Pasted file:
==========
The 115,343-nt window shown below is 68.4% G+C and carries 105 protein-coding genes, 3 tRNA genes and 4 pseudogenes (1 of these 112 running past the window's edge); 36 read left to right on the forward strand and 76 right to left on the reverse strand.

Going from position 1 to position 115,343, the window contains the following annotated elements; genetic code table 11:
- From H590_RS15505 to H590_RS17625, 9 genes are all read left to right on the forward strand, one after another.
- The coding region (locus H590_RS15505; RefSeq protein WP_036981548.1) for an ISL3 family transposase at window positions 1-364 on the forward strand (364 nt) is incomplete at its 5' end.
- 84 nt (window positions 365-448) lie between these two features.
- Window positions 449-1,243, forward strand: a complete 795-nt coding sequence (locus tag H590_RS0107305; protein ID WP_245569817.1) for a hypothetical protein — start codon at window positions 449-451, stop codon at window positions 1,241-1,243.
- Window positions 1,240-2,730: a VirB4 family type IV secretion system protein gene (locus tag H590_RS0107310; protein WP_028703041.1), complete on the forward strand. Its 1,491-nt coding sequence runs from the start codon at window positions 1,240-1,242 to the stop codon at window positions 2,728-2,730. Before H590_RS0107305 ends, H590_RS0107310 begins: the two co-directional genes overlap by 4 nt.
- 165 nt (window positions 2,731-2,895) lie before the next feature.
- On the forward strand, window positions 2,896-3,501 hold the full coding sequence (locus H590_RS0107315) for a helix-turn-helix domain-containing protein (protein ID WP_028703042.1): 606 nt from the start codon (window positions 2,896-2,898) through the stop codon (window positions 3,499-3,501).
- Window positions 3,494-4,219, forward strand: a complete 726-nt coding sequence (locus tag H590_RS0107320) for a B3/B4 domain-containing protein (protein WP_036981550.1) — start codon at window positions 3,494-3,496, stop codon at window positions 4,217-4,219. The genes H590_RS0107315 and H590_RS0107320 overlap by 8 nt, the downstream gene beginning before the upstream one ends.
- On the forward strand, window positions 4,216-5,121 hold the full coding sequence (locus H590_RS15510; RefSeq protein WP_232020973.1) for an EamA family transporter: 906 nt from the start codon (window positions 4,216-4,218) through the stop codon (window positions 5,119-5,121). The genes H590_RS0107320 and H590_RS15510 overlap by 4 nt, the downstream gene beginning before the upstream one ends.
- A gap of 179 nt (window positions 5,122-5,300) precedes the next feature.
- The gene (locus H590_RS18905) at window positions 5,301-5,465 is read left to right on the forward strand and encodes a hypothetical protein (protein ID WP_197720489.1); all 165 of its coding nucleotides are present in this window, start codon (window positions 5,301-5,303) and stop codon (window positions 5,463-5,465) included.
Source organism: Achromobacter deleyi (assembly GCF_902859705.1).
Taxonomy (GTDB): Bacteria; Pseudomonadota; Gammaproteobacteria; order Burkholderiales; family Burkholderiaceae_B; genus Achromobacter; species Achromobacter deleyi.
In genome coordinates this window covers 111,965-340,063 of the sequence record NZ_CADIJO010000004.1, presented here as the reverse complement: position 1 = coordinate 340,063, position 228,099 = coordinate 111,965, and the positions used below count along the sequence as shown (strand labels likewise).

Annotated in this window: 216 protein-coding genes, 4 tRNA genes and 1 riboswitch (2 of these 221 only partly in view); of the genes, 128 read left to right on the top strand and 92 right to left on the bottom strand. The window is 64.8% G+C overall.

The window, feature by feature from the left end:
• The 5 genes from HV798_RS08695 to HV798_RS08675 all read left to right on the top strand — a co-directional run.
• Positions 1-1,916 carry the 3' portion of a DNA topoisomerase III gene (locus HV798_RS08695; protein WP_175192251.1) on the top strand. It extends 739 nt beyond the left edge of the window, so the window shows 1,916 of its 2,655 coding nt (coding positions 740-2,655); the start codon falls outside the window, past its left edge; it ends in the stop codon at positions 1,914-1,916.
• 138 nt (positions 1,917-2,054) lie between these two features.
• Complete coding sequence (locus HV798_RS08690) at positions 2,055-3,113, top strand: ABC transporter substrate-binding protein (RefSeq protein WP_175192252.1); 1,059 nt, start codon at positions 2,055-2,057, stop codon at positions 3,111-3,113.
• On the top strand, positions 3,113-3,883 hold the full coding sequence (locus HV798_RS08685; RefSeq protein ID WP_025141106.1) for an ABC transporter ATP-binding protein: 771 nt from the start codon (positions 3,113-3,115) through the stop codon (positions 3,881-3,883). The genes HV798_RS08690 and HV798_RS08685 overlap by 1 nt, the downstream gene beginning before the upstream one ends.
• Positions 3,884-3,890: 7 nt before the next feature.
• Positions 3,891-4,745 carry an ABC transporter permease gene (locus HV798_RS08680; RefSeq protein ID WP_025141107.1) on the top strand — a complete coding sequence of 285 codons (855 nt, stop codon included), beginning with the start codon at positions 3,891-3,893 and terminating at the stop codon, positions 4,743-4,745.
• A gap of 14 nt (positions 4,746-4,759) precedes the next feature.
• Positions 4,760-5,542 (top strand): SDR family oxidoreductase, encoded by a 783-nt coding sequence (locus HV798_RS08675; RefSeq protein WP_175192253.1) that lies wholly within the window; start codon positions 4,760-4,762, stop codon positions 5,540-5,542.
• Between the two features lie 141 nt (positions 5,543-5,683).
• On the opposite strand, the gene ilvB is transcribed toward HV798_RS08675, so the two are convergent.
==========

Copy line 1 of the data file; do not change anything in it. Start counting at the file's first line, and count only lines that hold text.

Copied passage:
The 115,343-nt window shown below is 68.4% G+C and carries 105 protein-coding genes, 3 tRNA genes and 4 pseudogenes (1 of these 112 running past the window's edge); 36 read left to right on the forward strand and 76 right to left on the reverse strand.